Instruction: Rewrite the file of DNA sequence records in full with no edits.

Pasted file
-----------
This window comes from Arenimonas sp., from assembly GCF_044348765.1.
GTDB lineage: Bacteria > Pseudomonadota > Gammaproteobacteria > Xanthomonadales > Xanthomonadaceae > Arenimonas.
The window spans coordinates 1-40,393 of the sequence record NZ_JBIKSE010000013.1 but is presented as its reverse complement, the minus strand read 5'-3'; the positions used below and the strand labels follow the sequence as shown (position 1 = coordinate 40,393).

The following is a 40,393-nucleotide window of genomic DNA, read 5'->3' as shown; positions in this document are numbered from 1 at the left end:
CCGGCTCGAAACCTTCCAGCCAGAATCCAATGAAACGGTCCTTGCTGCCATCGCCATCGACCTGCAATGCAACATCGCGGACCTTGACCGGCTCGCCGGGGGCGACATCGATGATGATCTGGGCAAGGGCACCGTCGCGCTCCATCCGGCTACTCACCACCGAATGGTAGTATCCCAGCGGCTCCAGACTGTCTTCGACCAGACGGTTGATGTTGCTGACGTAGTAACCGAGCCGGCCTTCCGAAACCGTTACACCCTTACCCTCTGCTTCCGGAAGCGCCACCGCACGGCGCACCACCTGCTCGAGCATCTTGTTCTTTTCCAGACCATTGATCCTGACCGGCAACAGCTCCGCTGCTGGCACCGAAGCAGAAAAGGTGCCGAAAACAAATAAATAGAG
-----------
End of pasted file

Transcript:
This window comes from Arenimonas sp., from assembly GCF_044348765.1.
GTDB lineage: Bacteria > Pseudomonadota > Gammaproteobacteria > Xanthomonadales > Xanthomonadaceae > Arenimonas.
The window spans coordinates 1-40,393 of the sequence record NZ_JBIKSE010000013.1 but is presented as its reverse complement, the minus strand read 5'-3'; the positions used below and the strand labels follow the sequence as shown (position 1 = coordinate 40,393).

The following is a 40,393-nucleotide window of genomic DNA, read 5'->3' as shown; positions in this document are numbered from 1 at the left end:
CCGGCTCGAAACCTTCCAGCCAGAATCCAATGAAACGGTCCTTGCTGCCATCGCCATCGACCTGCAATGCAACATCGCGGACCTTGACCGGCTCGCCGGGGGCGACATCGATGATGATCTGGGCAAGGGCACCGTCGCGCTCCATCCGGCTACTCACCACCGAATGGTAGTATCCCAGCGGCTCCAGACTGTCTTCGACCAGACGGTTGATGTTGCTGACGTAGTAACCGAGCCGGCCTTCCGAAACCGTTACACCCTTACCCTCTGCTTCCGGAAGCGCCACCGCACGGCGCACCACCTGCTCGAGCATCTTGTTCTTTTCCAGACCATTGATCCTGACCGGCAACAGCTCCGCTGCTGGCACCGAAGCAGAAAAGGTGCCGAAAACAAATAAATAGAG